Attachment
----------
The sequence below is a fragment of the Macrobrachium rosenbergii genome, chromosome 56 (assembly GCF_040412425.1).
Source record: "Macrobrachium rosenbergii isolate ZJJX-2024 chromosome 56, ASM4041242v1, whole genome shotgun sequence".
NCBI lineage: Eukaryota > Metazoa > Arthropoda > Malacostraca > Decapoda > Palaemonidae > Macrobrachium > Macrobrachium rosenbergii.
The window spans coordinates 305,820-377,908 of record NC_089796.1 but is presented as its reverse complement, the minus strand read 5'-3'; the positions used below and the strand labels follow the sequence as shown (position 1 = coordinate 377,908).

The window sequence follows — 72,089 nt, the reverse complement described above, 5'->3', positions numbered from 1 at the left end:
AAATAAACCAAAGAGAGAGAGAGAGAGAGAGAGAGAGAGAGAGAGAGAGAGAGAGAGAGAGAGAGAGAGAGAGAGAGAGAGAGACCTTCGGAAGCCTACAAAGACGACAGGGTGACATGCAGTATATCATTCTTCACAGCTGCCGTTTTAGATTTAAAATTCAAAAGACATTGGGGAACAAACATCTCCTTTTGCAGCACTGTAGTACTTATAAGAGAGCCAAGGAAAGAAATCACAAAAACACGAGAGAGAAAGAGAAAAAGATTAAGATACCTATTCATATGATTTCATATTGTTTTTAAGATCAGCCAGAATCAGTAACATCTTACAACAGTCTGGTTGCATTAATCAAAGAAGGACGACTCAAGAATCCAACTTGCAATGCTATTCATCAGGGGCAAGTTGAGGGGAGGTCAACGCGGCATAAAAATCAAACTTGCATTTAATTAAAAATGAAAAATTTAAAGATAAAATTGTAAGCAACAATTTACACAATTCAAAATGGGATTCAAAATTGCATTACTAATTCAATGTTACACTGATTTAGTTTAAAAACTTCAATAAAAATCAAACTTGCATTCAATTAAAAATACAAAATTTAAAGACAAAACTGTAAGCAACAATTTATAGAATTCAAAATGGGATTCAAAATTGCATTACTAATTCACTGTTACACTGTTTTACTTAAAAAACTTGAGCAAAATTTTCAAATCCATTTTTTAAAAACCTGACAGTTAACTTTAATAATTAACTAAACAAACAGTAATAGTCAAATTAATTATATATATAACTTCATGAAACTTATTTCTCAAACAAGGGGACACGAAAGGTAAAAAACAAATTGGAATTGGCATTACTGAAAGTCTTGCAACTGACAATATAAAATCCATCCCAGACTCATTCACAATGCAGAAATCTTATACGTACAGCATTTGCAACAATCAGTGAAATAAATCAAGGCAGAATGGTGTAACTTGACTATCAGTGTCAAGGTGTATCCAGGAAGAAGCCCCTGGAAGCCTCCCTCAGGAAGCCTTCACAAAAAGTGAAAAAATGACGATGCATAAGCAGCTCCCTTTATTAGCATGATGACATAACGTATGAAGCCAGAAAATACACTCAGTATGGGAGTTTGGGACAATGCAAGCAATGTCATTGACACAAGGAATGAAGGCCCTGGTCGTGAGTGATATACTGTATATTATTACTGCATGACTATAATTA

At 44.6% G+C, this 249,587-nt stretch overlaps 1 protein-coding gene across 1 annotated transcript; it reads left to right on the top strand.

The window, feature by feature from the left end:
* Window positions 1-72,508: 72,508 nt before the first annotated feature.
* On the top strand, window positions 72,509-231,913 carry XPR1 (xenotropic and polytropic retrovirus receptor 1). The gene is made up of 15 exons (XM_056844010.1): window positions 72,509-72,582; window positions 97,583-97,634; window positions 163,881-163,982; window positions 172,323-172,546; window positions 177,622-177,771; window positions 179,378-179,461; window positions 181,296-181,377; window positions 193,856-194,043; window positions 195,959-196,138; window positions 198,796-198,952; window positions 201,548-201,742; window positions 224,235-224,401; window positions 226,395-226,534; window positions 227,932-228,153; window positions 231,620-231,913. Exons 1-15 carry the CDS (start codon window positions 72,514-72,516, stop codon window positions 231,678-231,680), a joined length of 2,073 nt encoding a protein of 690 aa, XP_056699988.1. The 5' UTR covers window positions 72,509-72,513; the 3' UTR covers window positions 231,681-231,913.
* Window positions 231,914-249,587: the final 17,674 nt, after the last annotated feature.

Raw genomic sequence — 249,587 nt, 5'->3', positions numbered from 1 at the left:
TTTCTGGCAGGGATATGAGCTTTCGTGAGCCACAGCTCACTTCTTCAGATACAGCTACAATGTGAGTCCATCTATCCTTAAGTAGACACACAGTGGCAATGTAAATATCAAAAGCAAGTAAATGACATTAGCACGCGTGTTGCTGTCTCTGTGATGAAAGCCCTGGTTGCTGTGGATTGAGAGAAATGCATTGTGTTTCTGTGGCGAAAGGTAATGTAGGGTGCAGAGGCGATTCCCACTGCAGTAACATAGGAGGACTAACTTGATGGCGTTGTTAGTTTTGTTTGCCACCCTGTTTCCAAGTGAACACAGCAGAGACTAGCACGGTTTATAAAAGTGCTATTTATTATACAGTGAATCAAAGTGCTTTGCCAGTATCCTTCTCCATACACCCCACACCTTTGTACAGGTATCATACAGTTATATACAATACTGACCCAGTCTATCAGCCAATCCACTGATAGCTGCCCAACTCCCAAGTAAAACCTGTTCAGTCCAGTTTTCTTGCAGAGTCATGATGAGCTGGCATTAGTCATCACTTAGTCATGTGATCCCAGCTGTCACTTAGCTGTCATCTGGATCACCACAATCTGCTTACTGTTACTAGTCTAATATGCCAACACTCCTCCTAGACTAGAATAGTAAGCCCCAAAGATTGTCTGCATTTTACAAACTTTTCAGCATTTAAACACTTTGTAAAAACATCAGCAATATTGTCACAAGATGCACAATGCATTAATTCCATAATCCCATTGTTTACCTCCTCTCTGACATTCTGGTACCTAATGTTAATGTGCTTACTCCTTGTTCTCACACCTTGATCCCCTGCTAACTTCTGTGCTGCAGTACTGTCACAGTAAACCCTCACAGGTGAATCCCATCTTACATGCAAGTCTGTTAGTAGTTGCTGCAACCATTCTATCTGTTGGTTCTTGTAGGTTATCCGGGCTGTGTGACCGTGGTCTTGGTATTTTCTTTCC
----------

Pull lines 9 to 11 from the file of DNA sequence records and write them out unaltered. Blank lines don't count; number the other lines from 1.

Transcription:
* Window positions 1-72,508: 72,508 nt before the first annotated feature.
* On the top strand, window positions 72,509-231,913 carry XPR1 (xenotropic and polytropic retrovirus receptor 1). The gene is made up of 15 exons (XM_056844010.1): window positions 72,509-72,582; window positions 97,583-97,634; window positions 163,881-163,982; window positions 172,323-172,546; window positions 177,622-177,771; window positions 179,378-179,461; window positions 181,296-181,377; window positions 193,856-194,043; window positions 195,959-196,138; window positions 198,796-198,952; window positions 201,548-201,742; window positions 224,235-224,401; window positions 226,395-226,534; window positions 227,932-228,153; window positions 231,620-231,913. Exons 1-15 carry the CDS (start codon window positions 72,514-72,516, stop codon window positions 231,678-231,680), a joined length of 2,073 nt encoding a protein of 690 aa, XP_056699988.1. The 5' UTR covers window positions 72,509-72,513; the 3' UTR covers window positions 231,681-231,913.
* Window positions 231,914-249,587: the final 17,674 nt, after the last annotated feature.